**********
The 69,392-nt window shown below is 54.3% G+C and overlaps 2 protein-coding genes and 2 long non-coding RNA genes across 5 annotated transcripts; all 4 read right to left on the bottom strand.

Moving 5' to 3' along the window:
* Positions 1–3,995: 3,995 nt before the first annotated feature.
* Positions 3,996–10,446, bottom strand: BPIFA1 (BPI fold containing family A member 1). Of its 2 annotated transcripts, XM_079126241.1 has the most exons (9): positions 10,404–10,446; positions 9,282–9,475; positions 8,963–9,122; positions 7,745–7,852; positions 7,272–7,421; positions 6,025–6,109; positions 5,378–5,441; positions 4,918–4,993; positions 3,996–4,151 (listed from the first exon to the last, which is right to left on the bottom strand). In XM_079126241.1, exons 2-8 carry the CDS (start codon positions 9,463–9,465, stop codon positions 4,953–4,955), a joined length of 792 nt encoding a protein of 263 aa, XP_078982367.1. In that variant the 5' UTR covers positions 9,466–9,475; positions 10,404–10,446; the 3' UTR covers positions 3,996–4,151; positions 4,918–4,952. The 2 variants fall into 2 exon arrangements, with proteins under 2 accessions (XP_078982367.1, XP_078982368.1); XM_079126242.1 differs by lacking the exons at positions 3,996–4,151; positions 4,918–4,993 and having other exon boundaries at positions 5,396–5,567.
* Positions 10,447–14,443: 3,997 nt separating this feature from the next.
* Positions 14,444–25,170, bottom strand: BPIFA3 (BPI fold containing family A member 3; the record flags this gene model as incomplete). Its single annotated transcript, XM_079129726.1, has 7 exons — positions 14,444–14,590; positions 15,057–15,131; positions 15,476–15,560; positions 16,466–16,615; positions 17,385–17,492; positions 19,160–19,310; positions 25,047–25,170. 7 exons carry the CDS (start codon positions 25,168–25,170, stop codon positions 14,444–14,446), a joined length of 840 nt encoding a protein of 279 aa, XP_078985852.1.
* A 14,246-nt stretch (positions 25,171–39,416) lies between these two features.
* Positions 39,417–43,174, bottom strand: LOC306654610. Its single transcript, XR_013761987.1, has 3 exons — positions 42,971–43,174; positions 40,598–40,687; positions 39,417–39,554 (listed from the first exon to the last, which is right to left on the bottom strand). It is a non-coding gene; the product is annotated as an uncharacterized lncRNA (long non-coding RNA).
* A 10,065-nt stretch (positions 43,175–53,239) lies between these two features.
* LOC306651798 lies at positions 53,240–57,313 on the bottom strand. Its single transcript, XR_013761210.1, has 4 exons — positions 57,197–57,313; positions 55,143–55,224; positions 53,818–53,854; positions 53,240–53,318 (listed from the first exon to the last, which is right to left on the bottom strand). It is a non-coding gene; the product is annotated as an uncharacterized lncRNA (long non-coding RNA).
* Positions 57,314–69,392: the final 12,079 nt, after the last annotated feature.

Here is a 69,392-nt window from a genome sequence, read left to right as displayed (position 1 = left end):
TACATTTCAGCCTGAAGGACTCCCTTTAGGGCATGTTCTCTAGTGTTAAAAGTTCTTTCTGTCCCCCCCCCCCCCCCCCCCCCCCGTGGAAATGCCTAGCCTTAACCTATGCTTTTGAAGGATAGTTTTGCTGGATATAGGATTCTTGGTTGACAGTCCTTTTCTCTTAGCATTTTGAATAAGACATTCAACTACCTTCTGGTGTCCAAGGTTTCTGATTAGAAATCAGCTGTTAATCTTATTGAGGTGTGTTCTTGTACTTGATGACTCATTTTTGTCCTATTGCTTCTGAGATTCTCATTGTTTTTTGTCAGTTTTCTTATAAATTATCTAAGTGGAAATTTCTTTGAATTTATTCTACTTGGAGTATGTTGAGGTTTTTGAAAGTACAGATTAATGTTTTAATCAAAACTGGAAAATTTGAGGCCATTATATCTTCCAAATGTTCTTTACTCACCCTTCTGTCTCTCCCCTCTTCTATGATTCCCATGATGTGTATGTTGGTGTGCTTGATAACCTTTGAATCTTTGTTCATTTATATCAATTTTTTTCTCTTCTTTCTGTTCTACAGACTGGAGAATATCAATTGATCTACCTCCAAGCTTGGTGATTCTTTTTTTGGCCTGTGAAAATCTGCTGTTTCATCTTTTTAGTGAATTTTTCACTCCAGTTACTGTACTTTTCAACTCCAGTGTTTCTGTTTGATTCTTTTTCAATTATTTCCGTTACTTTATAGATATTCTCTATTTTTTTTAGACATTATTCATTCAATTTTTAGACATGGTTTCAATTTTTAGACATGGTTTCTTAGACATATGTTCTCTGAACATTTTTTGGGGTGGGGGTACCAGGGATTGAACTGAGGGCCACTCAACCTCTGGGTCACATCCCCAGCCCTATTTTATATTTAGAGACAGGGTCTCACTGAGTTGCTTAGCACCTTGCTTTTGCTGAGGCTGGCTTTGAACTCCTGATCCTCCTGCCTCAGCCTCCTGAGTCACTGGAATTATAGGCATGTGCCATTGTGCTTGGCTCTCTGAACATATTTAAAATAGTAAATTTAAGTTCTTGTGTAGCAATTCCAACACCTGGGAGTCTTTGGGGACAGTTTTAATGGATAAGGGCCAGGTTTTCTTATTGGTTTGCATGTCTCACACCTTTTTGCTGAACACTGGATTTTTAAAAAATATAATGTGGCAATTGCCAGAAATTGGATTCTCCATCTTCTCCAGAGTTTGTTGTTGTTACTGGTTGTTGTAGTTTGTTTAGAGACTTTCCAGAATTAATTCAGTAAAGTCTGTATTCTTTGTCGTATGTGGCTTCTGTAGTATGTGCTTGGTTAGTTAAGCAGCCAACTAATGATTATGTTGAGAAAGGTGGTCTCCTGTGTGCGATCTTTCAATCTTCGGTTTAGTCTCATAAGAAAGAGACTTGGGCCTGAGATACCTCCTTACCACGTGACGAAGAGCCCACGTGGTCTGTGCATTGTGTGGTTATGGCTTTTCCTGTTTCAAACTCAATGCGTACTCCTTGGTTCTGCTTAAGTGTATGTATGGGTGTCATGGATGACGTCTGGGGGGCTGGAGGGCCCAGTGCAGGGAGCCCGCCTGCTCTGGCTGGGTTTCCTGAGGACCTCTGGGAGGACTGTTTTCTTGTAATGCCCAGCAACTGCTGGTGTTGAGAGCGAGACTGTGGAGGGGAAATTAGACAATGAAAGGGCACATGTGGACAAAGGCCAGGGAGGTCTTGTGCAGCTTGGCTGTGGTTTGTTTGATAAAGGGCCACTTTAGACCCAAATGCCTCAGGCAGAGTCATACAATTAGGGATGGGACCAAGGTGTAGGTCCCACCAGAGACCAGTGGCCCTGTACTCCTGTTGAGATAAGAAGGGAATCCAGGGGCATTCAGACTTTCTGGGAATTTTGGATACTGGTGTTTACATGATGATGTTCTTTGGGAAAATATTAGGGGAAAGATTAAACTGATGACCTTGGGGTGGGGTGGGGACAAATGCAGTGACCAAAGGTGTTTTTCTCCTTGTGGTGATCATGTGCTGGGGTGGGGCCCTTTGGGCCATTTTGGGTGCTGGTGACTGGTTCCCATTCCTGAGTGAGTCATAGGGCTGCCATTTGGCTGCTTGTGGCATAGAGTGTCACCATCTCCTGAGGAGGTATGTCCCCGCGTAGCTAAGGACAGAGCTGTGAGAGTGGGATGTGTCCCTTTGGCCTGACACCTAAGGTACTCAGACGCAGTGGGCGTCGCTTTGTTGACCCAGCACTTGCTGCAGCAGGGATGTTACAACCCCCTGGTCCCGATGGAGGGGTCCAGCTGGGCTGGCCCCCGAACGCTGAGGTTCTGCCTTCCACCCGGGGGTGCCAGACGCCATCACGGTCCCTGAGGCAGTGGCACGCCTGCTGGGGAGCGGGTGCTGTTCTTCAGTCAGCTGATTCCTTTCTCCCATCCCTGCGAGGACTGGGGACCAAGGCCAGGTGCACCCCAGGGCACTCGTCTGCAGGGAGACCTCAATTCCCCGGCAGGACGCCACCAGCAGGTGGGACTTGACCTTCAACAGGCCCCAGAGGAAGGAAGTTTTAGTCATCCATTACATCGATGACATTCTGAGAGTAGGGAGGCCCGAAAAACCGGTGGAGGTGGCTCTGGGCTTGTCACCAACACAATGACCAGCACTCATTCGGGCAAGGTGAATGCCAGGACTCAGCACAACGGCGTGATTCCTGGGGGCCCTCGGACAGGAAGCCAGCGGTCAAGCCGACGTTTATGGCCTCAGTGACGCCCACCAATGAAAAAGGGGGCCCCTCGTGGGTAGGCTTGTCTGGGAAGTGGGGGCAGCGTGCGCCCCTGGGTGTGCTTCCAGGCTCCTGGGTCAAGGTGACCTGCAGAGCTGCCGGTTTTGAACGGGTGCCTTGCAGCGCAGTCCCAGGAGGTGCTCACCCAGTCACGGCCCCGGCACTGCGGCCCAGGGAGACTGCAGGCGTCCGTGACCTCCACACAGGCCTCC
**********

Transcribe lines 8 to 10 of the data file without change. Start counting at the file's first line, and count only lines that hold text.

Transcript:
* Positions 39,417–43,174, bottom strand: LOC306654610. Its single transcript, XR_013761987.1, has 3 exons — positions 42,971–43,174; positions 40,598–40,687; positions 39,417–39,554 (listed from the first exon to the last, which is right to left on the bottom strand). It is a non-coding gene; the product is annotated as an uncharacterized lncRNA (long non-coding RNA).
* A 10,065-nt stretch (positions 43,175–53,239) lies between these two features.
* LOC306651798 lies at positions 53,240–57,313 on the bottom strand. Its single transcript, XR_013761210.1, has 4 exons — positions 57,197–57,313; positions 55,143–55,224; positions 53,818–53,854; positions 53,240–53,318 (listed from the first exon to the last, which is right to left on the bottom strand). It is a non-coding gene; the product is annotated as an uncharacterized lncRNA (long non-coding RNA).